Are you planning on heading on an adventure through Europe? Get ready for some amazing street food! These cheap eats are a great way to explore a country’s cuisine without spending too much cash. It’s also great for when you have limited time in a city and still want to tick items off your food bucket list. You don’t always want to spend your valuable time sitting in a restaurant. Grab these affordable, local snacks on the go, and remember to take a food-selfie to mark the occasion!
Fancy a vienna in Vienna? You should! You won’t really find pizza vendors or burger stalls in Vienna. The traditional Viennese snack is sausage. Try the Käsekrainer – a fragrant pork sausage with a cheesy centre, or Frankfurter Würstel made of pork or beef.
We know, the whole world makes it by now, but there’s truly nothing like the real deal. Trust us, it’s called a Belgian waffle for a reason! Traditionally you have to eat it with your hand, so it’s super easy to get one on-the-go and munch it as you explore amazing destinations across Belgium. The locals make them as you wait and offer anything from whipped cream to strawberries and ice cream as a topping or filling. Bonus point if you get one drizzled with some proper Belgian chocolate!
Bosnia and Herzegovina is a unique country in Eastern Europe with unique cuisine and snacks to match! Ćevapi is a popular hearty dish. It consists of grilled sausages inside a flatbread with onions and sauce. The onions can be raw or fried. The sauce is normally cottage cheese or sour cream. Yum!
Banitsa is practically one of Bulgaria‘s national symbols. Easy to eat on the run, this traditional pie is made with homemade a homemade crust and cheese. It is normally filled with meat or spinach. Simple yet delicious!
You can’t visit the Czech Republic without enjoying a trdelnik! This cake-like pastry is prepared on a spit; rolled dough is wrapped around a stick, grilled and dusted with a mix of sugar, spice and sometimes walnuts. You can even add some sweet fillings! Get it while it’s hot on your next Eastern European adventure!
Smørrebrød are small, open-faced sandwiches that are traditionally served in Denmark as hors d’oeuvres. This normally consists of dense, dark buttered rye bread with toppings like cold meats, cheeses and smears. Give the vegetarian options a try because no trip to Denmark is complete without a taste of Danish cheese!
Karjalanpiirakka are hand pies made from rye flour filled with a rice porridge filling (sometimes mashed potato!). These savoury pastries are from the Karelia region but can be found over Finland as well as in Estonia and Russia.
Having a piping hot crepe with a cup of coffee in France should be compulsory! Have the local crêpe-makers (that can be found at food stalls on basically every street corner) make it fresh and fill yours up with anything from Chocolate mascarpone cream to fresh fruit and lemon cream, or go for the savoury option – cheese and ham. It will have you in tears thanks to how delicious it is!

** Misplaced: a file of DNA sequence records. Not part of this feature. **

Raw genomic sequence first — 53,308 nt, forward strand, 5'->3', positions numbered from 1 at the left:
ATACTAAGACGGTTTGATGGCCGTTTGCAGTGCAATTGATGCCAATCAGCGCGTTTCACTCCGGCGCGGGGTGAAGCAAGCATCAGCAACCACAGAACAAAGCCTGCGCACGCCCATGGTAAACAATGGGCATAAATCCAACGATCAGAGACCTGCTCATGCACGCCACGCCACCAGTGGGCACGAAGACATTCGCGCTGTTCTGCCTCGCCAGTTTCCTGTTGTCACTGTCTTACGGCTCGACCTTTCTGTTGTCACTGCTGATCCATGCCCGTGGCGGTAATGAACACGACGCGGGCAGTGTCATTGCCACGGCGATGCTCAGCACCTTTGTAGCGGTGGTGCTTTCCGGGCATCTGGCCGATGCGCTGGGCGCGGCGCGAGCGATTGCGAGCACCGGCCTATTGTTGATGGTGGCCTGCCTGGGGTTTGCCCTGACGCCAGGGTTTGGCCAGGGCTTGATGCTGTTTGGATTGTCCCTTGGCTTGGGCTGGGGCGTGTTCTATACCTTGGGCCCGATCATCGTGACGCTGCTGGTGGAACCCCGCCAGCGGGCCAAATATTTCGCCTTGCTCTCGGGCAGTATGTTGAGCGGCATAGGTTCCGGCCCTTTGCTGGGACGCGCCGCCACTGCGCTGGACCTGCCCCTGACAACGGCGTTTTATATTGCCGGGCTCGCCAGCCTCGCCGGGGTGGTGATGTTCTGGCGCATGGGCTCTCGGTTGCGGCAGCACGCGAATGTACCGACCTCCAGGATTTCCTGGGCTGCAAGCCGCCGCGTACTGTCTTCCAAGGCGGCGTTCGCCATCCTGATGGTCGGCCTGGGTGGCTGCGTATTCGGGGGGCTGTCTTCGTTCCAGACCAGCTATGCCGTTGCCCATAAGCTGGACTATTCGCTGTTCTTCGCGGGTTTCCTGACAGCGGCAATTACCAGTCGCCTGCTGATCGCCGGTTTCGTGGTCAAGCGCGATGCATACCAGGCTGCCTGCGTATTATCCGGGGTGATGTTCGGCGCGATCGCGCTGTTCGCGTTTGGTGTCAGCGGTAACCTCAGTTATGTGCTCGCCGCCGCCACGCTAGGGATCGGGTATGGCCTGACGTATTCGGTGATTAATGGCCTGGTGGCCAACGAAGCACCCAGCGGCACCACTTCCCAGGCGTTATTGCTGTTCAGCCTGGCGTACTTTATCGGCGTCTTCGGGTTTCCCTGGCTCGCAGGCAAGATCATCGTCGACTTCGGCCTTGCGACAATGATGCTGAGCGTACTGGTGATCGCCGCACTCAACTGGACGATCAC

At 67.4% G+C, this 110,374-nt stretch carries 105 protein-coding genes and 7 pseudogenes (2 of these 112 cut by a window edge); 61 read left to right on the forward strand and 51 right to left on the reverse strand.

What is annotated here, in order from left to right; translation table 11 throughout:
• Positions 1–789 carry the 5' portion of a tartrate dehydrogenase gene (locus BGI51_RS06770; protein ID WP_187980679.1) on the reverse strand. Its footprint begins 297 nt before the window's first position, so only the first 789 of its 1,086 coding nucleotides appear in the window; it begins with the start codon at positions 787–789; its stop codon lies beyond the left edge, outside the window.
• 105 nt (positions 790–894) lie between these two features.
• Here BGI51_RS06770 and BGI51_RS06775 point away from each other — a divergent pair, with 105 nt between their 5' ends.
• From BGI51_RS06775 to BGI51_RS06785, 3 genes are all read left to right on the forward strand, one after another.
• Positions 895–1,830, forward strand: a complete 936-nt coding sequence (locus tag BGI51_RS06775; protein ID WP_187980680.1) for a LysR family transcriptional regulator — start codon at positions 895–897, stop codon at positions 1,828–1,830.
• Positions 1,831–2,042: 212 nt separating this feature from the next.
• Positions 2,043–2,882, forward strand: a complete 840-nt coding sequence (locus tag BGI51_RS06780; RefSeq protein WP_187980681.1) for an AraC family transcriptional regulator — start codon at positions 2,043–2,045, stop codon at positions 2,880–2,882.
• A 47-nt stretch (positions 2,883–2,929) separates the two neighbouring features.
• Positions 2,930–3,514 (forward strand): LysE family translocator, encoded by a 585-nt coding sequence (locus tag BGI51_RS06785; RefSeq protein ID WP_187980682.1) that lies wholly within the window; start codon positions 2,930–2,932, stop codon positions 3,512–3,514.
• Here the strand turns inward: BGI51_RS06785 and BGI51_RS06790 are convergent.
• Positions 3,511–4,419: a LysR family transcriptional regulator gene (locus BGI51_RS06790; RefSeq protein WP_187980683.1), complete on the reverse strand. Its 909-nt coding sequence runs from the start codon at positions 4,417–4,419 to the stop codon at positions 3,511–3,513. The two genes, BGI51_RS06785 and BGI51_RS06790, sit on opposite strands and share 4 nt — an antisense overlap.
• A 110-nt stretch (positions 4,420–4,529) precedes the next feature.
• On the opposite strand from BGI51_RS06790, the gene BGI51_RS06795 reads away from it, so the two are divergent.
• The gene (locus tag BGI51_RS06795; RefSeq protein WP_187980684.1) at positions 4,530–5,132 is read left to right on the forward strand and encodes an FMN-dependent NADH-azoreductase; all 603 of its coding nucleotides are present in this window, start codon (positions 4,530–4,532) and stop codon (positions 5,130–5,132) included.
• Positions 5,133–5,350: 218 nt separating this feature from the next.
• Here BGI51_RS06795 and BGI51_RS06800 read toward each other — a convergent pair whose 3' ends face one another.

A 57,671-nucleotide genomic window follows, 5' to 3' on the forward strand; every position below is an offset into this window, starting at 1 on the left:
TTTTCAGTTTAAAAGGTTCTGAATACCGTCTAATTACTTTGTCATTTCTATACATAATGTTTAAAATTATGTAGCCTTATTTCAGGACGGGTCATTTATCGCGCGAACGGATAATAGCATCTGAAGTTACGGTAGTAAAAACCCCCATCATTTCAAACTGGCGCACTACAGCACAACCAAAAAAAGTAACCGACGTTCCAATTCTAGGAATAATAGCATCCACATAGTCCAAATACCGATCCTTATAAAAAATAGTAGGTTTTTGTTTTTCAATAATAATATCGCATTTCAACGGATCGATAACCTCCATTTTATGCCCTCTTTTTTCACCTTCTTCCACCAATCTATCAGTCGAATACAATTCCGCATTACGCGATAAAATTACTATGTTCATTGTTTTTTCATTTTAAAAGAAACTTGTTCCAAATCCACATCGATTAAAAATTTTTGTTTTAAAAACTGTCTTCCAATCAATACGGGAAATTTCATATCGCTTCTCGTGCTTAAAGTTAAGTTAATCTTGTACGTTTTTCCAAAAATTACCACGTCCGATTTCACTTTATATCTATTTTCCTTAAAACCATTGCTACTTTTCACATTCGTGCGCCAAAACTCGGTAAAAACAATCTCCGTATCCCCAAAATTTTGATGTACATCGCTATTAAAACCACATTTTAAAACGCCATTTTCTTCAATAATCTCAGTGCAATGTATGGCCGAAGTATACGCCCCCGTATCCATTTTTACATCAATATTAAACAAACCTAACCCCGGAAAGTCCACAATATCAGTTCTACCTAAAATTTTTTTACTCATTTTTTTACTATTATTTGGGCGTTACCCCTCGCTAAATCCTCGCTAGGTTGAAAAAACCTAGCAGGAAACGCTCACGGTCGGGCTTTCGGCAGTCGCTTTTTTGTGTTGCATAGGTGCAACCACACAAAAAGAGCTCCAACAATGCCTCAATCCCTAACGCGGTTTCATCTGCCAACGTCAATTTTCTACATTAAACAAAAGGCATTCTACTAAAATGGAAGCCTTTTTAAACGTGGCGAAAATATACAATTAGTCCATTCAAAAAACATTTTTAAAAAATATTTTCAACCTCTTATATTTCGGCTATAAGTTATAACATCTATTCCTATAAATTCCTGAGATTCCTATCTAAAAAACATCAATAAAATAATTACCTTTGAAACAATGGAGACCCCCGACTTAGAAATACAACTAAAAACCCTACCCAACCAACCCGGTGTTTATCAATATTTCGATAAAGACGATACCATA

On a trip to Germany, treat your tastebuds to a german staple – pretzels. The warm, salty, freshly-baked kind, naturally. Proper German pretzels are covered in a special pretzel solution before baking. This gives it its unique colour and taste. Have it with a bratwurst, mustard and an ice-cold beer! Prost!
Souvlaki is a tasty Greek fast food that consists of small pieces of meat (beef, chicken or lamb) and vegetables grilled on a skewer. Also served with grilled bread, or in a pita wrap with garnishes and sauces. Great to grab on the go while you’re exploring Greece’s historic cities and stunning islands!
Pizza in Italy is a no-brainer. But did you know that only the Margherita and Marinara pizza are considered to be true Italian pizzas? The Margherita pizza was developed in honour of Queen Margherita in 1889. It is a salute to the colours of the Italian flag – green (basil), red (tomatoes) and white (mozzarella).
Amsterdam in the Netherlands is pretty much the world’s street food capital. Get your hands on some bitterballen (best enjoyed with a nice, cold beer). Bitterballen are bite-sized savoury snacks filled with a mixture of chopped beef, beef broth, flour, butter, herbs and spices. This is rolled in batter and breadcrumbs and deep-fried. Add mustard for dipping to really pump up the flavour.
Enjoy a taste of this potato-y flatbread of sorts the next time you’re in Norway. Made with potatoes, butter, flour and cream it tastes a bit different than just your average flatbread. How do you eat it? There is no wrong way! Traditionally it is served with meals as bread, but on its own, it goes down great with butter and sprinkled with sugar.
Pastéis (singular: pastel) de nata are small cupcake with soft creamed-yolk centres, served warm from the oven and buried in cinnamon. These sweet treats are a must-have when visiting beautiful Portugal. Have yours with an espresso of a bit of bagaço (Portuguese wine brandy).
Sitting down for a leisurely afternoon meal in Spain? Patatas Bravas is a quintessential Spanish tapas option! It normally consists of flash-fried chunks of white potato served with warm, spicy tomato sauce.
The Semla bun is a well-loved treat in Sweden. Are you ready for this? Cardamom-spiced wheat bun of which the top part is cut of, and hollowed out to be filled with whipped cream and almond paste. If you’re lucky you will also be able to find a semmelwrap – flat rolled dough with the same filling, eaten as a wrap. Take note: One bun comes in at around 500 calories!
Hungry yet? Better start planning your next trip so you can start ticking these tasty street food treats off your foodie bucket list. We’ll teach you how to say ‘yum’ in every language, and that’s a promise!
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